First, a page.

There is a proliferation of devices being developed to form the building blocks of the Internet of Things (IoT), from Internet-connected power sockets and light bulbs to kettles, toasters and washing machines. However, to realise the full potential of the IoT, it will be necessary to allow these devices to interconnect and share data with each other to deliver the functionalities required by end-users. In recent research on end-user programming for the IoT, my colleagues Pierre Akiki, Yijun Yu and myself have proposed the notion of Visual Simple Transformations (ViSiT), that provides a visual programming paradigm for users to wire together IoT devices. The video above shows a demonstration of the ViSiT solution and full details of the approach will appear in an upcoming special issue of the ACM Transactions on Computer-Human Interaction (ToCHI).
IOT-2016 7-9 September, 2016, Stuttgart, Germany from Charith Perera
Recent DDoS attacks on key internet services, like the attack that affected the Dyn domain name service, highlighted the security challenges associated with the proliferation of insecure Internet of Things (IoT) systems. This attack exploited common vulnerabilities like the use of default administration passwords on IoT devices such as internet-enabled CCTV cameras, internet-enabled appliances and smart home devices, to recruit over hundreds of thousands of nodes into a botnet. This capability highlights the cyber security threats associated with the IoT and brings into sharp relief the importance of considering both security and privacy when designing these systems.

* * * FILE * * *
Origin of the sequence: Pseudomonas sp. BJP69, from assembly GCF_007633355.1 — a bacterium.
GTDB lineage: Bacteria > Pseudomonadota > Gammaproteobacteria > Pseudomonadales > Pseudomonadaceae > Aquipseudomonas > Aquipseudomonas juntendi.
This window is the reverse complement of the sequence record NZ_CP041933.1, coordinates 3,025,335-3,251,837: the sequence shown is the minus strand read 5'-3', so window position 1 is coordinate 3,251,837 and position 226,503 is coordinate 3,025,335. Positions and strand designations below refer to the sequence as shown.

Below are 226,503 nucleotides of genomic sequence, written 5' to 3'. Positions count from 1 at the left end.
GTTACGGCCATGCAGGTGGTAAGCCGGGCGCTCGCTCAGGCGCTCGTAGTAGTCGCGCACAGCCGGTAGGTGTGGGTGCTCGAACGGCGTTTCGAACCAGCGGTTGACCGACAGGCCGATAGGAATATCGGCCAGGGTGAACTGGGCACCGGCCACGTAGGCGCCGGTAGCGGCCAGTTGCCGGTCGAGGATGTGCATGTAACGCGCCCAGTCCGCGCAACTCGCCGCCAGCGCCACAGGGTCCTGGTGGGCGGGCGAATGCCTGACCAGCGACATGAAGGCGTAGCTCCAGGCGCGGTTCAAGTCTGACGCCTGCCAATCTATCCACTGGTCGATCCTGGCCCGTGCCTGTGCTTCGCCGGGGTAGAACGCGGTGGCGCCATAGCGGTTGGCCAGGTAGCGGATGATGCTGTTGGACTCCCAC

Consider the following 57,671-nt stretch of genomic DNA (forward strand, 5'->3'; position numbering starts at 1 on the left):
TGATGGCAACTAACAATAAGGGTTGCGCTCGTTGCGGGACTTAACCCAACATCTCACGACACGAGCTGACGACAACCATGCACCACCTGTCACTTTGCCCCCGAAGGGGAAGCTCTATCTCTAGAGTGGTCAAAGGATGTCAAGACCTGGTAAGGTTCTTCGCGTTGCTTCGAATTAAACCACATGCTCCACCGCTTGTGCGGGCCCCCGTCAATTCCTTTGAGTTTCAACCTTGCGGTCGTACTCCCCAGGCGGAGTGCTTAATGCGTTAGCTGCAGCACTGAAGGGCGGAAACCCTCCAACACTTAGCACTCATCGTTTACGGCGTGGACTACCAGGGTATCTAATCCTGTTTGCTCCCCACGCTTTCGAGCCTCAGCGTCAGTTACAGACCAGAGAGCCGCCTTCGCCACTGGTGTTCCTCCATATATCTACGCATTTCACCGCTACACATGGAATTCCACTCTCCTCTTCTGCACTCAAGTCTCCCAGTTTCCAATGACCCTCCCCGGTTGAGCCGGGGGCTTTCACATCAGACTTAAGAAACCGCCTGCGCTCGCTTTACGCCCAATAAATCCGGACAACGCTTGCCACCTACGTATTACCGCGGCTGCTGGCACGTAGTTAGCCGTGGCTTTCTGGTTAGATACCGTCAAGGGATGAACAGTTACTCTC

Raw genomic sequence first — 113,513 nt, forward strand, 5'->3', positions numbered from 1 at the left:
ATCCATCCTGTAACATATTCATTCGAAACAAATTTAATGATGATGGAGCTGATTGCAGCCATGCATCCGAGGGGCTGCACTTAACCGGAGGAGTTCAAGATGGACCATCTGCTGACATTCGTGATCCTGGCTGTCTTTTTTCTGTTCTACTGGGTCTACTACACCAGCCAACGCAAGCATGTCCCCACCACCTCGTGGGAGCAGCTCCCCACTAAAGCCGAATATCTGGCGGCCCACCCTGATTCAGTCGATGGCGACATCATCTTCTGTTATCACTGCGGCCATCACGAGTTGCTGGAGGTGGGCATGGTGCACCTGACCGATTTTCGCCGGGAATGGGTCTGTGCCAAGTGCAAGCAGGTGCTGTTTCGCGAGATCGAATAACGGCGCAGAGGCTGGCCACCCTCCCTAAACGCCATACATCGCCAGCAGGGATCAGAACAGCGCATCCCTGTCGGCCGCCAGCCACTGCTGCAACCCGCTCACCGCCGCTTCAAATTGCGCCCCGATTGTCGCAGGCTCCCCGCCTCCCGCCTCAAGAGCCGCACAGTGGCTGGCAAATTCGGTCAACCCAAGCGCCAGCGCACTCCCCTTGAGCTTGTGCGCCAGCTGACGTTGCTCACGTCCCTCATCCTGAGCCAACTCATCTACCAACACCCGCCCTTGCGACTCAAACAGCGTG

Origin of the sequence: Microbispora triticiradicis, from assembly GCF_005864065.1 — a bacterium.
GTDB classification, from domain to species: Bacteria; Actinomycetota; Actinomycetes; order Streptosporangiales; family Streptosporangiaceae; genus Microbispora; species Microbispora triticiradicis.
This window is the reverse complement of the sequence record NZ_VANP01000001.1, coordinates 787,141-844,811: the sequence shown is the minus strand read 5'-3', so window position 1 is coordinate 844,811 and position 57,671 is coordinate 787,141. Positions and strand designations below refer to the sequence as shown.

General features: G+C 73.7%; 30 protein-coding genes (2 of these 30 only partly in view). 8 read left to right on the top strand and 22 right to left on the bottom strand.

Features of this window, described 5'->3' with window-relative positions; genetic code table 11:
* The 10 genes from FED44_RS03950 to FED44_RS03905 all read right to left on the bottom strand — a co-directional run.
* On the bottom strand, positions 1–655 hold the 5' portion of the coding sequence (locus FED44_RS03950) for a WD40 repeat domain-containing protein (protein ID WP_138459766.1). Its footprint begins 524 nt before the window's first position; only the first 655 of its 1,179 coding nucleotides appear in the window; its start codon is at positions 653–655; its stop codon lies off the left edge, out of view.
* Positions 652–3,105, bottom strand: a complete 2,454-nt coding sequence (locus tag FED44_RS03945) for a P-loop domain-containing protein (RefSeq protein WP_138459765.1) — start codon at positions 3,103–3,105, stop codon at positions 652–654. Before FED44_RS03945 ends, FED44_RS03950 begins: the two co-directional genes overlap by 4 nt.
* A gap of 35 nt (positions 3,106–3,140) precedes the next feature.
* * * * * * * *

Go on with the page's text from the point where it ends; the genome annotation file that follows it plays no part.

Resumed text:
In recent work, presented at the Internet of Things Conference, we describe a privacy-by-design framework for assessing the privacy capabilities of IoT applications and platforms. Building on more general design strategies for privacy in informaiton …
A group of us, who are part of the EPSRC-funded, Monetize Me project, wrote an article on "Privacy perspectives: dos, don’ts, and to-dos", to mark Data Privacy Day on 28th January. In this article, we highlight some of the challenges of understanding the privacy implications of a variety of new technologies, such as activity trackers and smart watches. We make the point that:
"... it is not individuals’ responsibility alone to protect themselves from privacy intrusions. Technology companies and developers can adopt privacy by design principles to mitigate some of these risks, and such practice should become common, to avoid us becoming disillusioned with emerging technologies. Therefore, we argue that maintaining privacy is ultimately a collective effort, shared between researchers, developers and those who ultimately use the devices and services they produce."